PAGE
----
Wednesday, April 09, 2008

No breastfeeding... no problem!

Erin from Manic Mommies posted a link to an interesting article from Slate entitled "Is breastfeeding not all it's cracked up to be?" and immediately got my attention. Because of my own issues with breastfeeding, I'm very interested in the subject. So I spent a chunk of time today (don't ask how much time) looking at the original articles, and here is what I found.

The original study was called the PROBIT study (promotion of breastfeeding intervention trial) which was conducted in Belarus between 1996 and 1997 (here's the link to that study). (Some of my family is originally from Belarus, but that's another story for another time.) Anyway, this study was quite interesting. They randomly assigned hospitals to one of 2 groups: the intervention group, which emphasized "health care worker assistance with initiating and maintaining breastfeeding and lactation and postnatal breastfeeding support," and a control group, which continued the usual feeding practices and policies of the hospital. So in 16 hospitals, the staff learned special techniques to promote breastfeeding, and used these techniques with patients who had just given birth. And in 15 hospitals, the staff did whatever they normally did. So far, so good.

Then the researchers followed these moms and babies for a year, and what they were looking for was how long the moms breastfed at all, how long they exclusively breastfed, and then the occurrence of certain conditions such as GI conditions, respiratory tract infections, or eczema in the babies.

And what did they find? Well, they found, as you might expect, that the women who had the extra-special breastfeeding support did better than the control group in terms of maintaining their breastfeeding.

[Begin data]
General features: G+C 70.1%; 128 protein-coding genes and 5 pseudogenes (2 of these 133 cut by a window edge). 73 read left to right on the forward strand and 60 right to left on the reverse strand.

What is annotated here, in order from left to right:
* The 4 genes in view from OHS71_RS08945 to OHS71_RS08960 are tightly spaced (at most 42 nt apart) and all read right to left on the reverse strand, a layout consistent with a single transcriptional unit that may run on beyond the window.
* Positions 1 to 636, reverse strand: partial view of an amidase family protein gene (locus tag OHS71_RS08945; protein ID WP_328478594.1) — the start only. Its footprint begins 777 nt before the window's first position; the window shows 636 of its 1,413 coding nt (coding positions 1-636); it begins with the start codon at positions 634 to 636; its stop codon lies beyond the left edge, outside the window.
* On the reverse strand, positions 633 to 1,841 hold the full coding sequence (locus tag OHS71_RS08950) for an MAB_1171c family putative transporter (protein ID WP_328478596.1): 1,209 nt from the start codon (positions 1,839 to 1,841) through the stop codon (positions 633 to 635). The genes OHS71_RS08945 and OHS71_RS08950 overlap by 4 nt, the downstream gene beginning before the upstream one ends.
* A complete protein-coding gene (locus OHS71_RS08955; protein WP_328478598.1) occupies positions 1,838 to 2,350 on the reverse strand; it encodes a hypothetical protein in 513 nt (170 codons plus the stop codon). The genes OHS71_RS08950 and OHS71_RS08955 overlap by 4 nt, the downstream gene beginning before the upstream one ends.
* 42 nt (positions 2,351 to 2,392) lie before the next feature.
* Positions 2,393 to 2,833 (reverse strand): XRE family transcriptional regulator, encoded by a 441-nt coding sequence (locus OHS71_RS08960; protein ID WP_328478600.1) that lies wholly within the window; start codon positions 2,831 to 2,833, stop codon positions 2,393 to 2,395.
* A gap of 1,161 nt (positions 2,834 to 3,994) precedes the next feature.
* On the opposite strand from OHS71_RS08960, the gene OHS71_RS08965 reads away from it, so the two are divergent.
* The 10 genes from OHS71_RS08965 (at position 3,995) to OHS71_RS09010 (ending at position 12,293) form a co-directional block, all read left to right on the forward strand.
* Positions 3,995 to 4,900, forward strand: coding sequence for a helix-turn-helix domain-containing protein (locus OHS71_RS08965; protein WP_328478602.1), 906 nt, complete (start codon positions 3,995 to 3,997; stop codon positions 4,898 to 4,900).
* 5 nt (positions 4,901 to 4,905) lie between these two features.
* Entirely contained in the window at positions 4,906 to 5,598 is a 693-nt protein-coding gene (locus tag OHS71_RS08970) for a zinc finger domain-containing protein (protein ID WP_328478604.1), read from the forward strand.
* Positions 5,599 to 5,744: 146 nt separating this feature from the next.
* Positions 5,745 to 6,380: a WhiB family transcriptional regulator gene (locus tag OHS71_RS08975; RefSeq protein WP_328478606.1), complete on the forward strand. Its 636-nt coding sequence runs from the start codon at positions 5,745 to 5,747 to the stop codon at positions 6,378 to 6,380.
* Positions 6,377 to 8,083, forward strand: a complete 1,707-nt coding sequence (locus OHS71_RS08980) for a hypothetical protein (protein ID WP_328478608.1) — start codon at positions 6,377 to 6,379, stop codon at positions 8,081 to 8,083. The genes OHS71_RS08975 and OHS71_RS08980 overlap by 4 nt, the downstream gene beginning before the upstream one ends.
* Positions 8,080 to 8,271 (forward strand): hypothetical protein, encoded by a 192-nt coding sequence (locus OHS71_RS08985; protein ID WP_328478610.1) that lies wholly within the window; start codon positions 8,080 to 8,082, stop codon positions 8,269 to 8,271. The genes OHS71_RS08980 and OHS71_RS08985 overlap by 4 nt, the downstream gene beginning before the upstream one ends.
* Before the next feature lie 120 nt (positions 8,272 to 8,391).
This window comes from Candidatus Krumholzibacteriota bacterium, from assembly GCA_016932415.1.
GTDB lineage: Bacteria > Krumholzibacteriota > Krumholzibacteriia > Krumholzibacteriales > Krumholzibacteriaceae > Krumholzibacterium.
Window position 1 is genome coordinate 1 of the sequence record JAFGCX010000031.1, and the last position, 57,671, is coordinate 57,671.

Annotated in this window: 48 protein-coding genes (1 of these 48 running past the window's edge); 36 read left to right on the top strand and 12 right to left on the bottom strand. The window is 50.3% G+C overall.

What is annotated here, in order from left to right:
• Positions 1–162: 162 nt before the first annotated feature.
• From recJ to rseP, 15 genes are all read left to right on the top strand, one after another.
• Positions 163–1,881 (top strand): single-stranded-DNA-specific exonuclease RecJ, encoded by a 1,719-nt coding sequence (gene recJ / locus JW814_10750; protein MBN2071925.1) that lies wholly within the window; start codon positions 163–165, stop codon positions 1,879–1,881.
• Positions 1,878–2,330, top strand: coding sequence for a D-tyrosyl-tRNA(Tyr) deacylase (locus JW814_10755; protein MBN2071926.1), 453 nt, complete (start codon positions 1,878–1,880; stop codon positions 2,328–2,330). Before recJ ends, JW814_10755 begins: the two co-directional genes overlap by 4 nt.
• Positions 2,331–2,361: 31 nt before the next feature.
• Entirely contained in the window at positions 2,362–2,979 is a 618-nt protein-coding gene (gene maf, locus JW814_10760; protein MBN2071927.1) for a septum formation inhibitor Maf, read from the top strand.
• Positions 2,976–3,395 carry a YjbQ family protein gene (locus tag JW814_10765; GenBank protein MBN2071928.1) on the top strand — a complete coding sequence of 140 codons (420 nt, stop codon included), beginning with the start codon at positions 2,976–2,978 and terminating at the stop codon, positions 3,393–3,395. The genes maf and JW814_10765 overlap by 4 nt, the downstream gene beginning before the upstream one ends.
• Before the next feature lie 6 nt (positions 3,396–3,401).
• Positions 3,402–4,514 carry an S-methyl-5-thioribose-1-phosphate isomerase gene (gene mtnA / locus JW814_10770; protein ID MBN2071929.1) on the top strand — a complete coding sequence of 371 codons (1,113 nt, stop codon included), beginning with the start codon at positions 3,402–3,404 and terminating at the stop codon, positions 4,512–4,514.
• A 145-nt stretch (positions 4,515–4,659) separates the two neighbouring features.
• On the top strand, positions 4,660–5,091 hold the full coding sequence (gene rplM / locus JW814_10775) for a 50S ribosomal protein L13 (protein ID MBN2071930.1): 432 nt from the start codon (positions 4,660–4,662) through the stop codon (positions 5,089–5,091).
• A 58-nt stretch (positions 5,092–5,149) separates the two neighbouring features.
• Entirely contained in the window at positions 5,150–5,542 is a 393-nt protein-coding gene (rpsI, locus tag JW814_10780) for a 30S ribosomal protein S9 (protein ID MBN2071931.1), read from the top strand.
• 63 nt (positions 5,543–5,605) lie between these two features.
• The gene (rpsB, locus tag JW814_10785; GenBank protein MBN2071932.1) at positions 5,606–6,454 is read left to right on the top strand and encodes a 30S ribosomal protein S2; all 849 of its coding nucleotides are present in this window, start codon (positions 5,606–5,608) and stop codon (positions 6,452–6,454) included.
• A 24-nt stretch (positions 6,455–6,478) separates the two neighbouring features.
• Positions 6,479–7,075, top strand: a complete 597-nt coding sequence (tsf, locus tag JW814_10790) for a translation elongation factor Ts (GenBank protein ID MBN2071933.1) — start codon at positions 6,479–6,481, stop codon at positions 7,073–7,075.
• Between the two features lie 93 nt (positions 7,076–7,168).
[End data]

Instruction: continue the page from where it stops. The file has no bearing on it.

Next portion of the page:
Here are the numbers:

at 3 months 73% of the supported group were breastfeeding
while in the control group, 60%

at 6 months 50% the control group 36%

at 9 months 36% the control group 24%

at 12 months 20% the control group 11%

So basically, approximately 13% more of the supported women breastfed than the unsupported group. The control group actually didn't do so badly; these women breastfed quite a bit anyway. And this data is for "any breastfeeding," so this means the women stated that they breastfed, not exclusively breastfed. So any of the moms could have been supplementing with formula as well.

But basically what you have is 2 groups of women, one group that breastfed somewhat more than the other group. The big question is: is this enough to make a difference?

Well, they found that the breastfeeding group babies did have less GI tract infections, 40% less in fact. And the babies had less eczema. And the moms in the supported group were more likely to breastfeed their next child. Cool. So after one year, they did find some differences between the 2 groups, and the differences were in the favor of the breastfeeding support group. And we researchers like our interventions to work!

So now... the researchers decided to go back to this group of people when the kids were 6 1/2. Interesting, huh? And this is the study to which Erin was referring.

This study, which was just published in the journal Pediatrics (and you can find the link to the study here) went back to find out if the enhanced breastfeeding group kids did better on things like behavior problems, emotional problems, conduct problems, hyperactivity, peer problems, etc., if the moms were better adjusted and happier moms, and other things along these lines.

What do you think they found?

Well...they found no difference. No difference between the 2 groups. Or in their words: